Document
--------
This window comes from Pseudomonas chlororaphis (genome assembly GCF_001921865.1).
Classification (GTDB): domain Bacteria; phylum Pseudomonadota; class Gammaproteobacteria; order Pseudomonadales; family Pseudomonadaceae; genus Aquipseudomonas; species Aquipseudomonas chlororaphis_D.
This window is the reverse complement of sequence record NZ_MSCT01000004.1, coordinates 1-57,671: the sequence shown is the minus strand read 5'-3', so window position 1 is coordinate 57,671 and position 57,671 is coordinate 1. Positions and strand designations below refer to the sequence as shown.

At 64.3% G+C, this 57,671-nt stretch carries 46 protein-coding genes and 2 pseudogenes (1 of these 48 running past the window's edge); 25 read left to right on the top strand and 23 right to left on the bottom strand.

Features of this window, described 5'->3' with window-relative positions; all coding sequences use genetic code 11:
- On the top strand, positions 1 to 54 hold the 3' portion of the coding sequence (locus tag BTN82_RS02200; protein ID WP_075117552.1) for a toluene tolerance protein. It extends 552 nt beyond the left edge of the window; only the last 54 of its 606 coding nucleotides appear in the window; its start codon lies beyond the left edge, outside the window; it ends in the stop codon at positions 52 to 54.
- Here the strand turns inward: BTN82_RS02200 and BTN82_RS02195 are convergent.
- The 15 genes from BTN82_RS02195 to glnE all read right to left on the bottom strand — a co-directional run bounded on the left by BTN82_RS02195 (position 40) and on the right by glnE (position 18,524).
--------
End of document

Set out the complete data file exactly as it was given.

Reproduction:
This window comes from Pseudomonas chlororaphis (genome assembly GCF_001921865.1).
Classification (GTDB): domain Bacteria; phylum Pseudomonadota; class Gammaproteobacteria; order Pseudomonadales; family Pseudomonadaceae; genus Aquipseudomonas; species Aquipseudomonas chlororaphis_D.
This window is the reverse complement of sequence record NZ_MSCT01000004.1, coordinates 1-57,671: the sequence shown is the minus strand read 5'-3', so window position 1 is coordinate 57,671 and position 57,671 is coordinate 1. Positions and strand designations below refer to the sequence as shown.

At 64.3% G+C, this 57,671-nt stretch carries 46 protein-coding genes and 2 pseudogenes (1 of these 48 running past the window's edge); 25 read left to right on the top strand and 23 right to left on the bottom strand.

Features of this window, described 5'->3' with window-relative positions; all coding sequences use genetic code 11:
- On the top strand, positions 1 to 54 hold the 3' portion of the coding sequence (locus tag BTN82_RS02200; protein ID WP_075117552.1) for a toluene tolerance protein. It extends 552 nt beyond the left edge of the window; only the last 54 of its 606 coding nucleotides appear in the window; its start codon lies beyond the left edge, outside the window; it ends in the stop codon at positions 52 to 54.
- Here the strand turns inward: BTN82_RS02200 and BTN82_RS02195 are convergent.
- The 15 genes from BTN82_RS02195 to glnE all read right to left on the bottom strand — a co-directional run bounded on the left by BTN82_RS02195 (position 40) and on the right by glnE (position 18,524).